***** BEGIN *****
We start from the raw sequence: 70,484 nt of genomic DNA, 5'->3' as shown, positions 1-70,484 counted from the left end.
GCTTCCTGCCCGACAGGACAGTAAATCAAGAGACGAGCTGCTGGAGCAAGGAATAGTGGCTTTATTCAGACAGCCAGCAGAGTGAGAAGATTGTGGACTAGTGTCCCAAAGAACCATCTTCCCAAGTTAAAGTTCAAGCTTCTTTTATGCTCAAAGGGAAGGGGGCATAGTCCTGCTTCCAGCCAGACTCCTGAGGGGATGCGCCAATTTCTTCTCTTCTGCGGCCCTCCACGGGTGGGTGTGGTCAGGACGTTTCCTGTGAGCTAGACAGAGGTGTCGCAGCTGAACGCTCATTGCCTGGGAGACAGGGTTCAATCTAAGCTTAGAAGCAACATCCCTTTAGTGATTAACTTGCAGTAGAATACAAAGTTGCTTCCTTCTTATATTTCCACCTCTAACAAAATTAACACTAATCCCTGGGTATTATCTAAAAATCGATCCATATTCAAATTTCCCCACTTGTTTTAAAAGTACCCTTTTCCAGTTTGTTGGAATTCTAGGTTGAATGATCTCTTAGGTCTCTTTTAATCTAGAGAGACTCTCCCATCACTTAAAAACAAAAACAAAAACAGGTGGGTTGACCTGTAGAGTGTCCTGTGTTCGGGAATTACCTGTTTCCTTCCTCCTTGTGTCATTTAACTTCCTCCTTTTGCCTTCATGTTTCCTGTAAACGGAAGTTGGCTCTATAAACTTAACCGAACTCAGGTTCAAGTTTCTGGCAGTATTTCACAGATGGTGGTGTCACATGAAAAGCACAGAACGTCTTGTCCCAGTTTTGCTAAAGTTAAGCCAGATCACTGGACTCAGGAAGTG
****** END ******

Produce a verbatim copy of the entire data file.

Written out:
We start from the raw sequence: 70,484 nt of genomic DNA, 5'->3' as shown, positions 1-70,484 counted from the left end.
GCTTCCTGCCCGACAGGACAGTAAATCAAGAGACGAGCTGCTGGAGCAAGGAATAGTGGCTTTATTCAGACAGCCAGCAGAGTGAGAAGATTGTGGACTAGTGTCCCAAAGAACCATCTTCCCAAGTTAAAGTTCAAGCTTCTTTTATGCTCAAAGGGAAGGGGGCATAGTCCTGCTTCCAGCCAGACTCCTGAGGGGATGCGCCAATTTCTTCTCTTCTGCGGCCCTCCACGGGTGGGTGTGGTCAGGACGTTTCCTGTGAGCTAGACAGAGGTGTCGCAGCTGAACGCTCATTGCCTGGGAGACAGGGTTCAATCTAAGCTTAGAAGCAACATCCCTTTAGTGATTAACTTGCAGTAGAATACAAAGTTGCTTCCTTCTTATATTTCCACCTCTAACAAAATTAACACTAATCCCTGGGTATTATCTAAAAATCGATCCATATTCAAATTTCCCCACTTGTTTTAAAAGTACCCTTTTCCAGTTTGTTGGAATTCTAGGTTGAATGATCTCTTAGGTCTCTTTTAATCTAGAGAGACTCTCCCATCACTTAAAAACAAAAACAAAAACAGGTGGGTTGACCTGTAGAGTGTCCTGTGTTCGGGAATTACCTGTTTCCTTCCTCCTTGTGTCATTTAACTTCCTCCTTTTGCCTTCATGTTTCCTGTAAACGGAAGTTGGCTCTATAAACTTAACCGAACTCAGGTTCAAGTTTCTGGCAGTATTTCACAGATGGTGGTGTCACATGAAAAGCACAGAACGTCTTGTCCCAGTTTTGCTAAAGTTAAGCCAGATCACTGGACTCAGGAAGTG